By Ochereome Nnanna
MY main idea for the adjustment of structure to make Nigeria work better is for the zones to transform into the second tier of government; states and local councils abolished and community governments to replace the local councils.
There will be resource control and federal revenue will be shared equally among the regions or zones.
The regions will have the power to create lower tiers of government that suit their purposes. Population, states and local councils will thus cease to be political weapons for dominance and marginalisation.
However, I am keenly aware how difficult it will be for Nigerians to do away with their “hard-won” states. Even though the system bleeds crimson from the heavy cost of governance, which takes away three quarters of available funds every year, the political elite will very likely stand against the abolition of states and elevation of zones to regions.
If that is the case, then we have to turn to my own “plan B”: equitisation of the polity. By this I mean that the six geopolitical zones must be allowed to have equal number of states (if not local government areas).
If we pursue the concept of equitisation to the letter, it means that each of the six zones will have seven states to meet the number already granted to the North West Zone by the military political class.
Nigeria will thus have 42 states plus the Abuja Mayoralty. If, on the other hand, the creation of six more states will raise uproar to the point of once again aborting the exercise, then we must focus exclusively on the creation of additional state for the South East Zone.
I have heard some critics of an additional state for the South East mumble about “viability”. Let me say it again as I have done before: “Viability” was never a factor in the creation of any state in Nigeria. Not even the Mid Western Region was created based on that consideration.
In fact, state creation was a political weapon to reward friends of the ruling establishment and punish its enemies. The Midwest was created by a conspiracy of the North and East against the Awoist West.
The 12 states were created in 1967 as a gang-up of the country against the Igbo people’s secessionist agenda. After the civil war, state creation exercises were carried out as war booty sharing devices, whereby the North got the lion’s share, followed by the West and the Igbo brought the rear for losing the Biafran war.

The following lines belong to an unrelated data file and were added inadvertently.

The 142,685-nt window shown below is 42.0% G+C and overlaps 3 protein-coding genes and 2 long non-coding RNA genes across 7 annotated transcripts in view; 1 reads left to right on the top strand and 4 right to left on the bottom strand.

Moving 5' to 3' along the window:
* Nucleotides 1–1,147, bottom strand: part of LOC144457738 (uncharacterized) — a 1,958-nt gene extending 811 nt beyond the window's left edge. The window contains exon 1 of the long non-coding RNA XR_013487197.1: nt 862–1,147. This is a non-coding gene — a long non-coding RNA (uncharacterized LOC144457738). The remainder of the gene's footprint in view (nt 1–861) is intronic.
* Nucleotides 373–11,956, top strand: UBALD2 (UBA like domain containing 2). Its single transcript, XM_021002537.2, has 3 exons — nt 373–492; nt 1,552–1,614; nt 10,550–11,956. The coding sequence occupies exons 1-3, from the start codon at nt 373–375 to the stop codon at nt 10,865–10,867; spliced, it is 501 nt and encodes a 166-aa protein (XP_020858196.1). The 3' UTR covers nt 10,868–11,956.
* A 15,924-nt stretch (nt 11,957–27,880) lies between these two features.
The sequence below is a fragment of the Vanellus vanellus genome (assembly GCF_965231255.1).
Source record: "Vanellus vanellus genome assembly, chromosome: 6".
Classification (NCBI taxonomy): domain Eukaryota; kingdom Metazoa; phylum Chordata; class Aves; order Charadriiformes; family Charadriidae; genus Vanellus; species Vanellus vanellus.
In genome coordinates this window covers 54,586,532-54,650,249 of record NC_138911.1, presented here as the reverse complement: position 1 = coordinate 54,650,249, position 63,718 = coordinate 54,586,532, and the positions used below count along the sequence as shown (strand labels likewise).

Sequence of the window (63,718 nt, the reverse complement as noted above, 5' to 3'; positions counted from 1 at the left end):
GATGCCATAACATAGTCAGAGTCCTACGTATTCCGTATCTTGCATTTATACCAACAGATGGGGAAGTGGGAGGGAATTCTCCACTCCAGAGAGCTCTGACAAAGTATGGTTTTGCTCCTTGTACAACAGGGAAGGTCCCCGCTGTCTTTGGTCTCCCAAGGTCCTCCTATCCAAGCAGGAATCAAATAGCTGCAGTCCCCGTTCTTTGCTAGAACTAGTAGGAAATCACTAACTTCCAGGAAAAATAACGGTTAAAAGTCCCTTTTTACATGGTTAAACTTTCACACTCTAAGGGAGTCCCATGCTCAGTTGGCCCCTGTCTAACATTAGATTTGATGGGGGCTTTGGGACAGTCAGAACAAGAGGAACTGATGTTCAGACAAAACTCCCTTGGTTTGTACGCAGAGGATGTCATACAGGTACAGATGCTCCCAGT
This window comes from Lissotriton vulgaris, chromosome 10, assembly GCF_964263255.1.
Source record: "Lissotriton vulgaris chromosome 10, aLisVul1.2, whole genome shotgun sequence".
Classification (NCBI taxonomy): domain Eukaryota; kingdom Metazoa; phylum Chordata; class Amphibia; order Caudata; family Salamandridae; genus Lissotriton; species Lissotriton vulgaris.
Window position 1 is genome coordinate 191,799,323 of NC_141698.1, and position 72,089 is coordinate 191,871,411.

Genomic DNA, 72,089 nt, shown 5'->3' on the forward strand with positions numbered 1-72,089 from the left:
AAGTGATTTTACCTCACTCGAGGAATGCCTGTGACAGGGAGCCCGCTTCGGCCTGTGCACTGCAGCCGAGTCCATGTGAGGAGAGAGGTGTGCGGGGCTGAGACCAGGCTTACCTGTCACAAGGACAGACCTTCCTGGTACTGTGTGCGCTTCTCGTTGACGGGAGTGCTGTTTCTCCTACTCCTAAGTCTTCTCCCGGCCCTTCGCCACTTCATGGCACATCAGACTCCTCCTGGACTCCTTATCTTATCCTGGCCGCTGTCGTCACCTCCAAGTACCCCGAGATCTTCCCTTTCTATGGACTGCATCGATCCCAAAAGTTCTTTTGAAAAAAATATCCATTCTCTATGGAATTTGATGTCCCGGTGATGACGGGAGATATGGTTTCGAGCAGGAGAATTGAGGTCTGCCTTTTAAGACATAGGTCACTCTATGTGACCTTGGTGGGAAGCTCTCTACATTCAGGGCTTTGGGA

It was not until 1991 and 1996 that the military made efforts to use state creation to accommodate the Igbos more. Leaving the South East with five states means an unfinished job. This is the opportunity to finish the job, since the war ended over 42 years ago!
Some have also used the bogeys of “population” and “geographical size” to ward off the idea of an additional state for the South East.
The small size of Igboland is used as an alibi to belittle its population in line with post-war miniaturisation of the Igbo stake in Nigeria. On the other hand, more expansive landmass in the North and elsewhere was used to pretend non-existent “large populations”.
The small size of Igboland made it imperative for large tranches of the Igbo population to migrate to other parts of the country and the world.
Their populations are thus added to those of their host communities, while the resident population of the five South Eastern states are often erroneously used to depict the population of Igbo people. It is often overlooked that the Igbo-speaking peoples in Rivers and Delta states are part of the Igbo population, just as Yorubas in Kogi and Kwara are part of the pan-Yoruba population.
The true size of the Igbo population will become apparent when tribe and religion are used as indices for population census in Nigeria.
The continued sidelining of this criterion could be part of the post-war policy of denying the Igbo their rightful due. It is widely known that there is no corner of Nigeria where the Igbo person will not be found, and yet we play the ostrich when it comes to giving them their due as one of the three ethnic majorities.
The most important reason the Nigerian Senate, at the end of their recent retreat at Asaba, listed the creation of an additional state in the South East as one of the items on their agenda of Constitution amendment is that Nigerians had already agreed that it should be done.
In the 2006 Constitution Amendment exercise, the Bill granting an additional state to the South East Zone had already been read a second time. But for the controversial third term clause which Obasanjo’s officers smuggled into the Bill, the addition state would have been created by now.
In fact, the only thing remaining was for the people of the South East to forward names of the states they wanted created, out of which the National Assembly would choose one and get it ratified around the country accordingly.
It would amount to the tragedy of modern Nigeria for a settled issue democratically and voluntarily agreed to by elected representatives of the Nigerian people would be reversed midway to actualisation. Nigeria can only move forward to a virile nationhood when they dialogue, agree and implement nation-building policies such as this.
Today, it is the turn of the South East to look up to their fellow countrymen to do the right thing in their favour. Tomorrow, it will be the turn of another section, and the South East will be required to put hands on deck. If all we continue to undermine one another at the point of need then how can we build a nation where all will have a sense of belonging?
We must all summon the courage and complete a noble act we had started.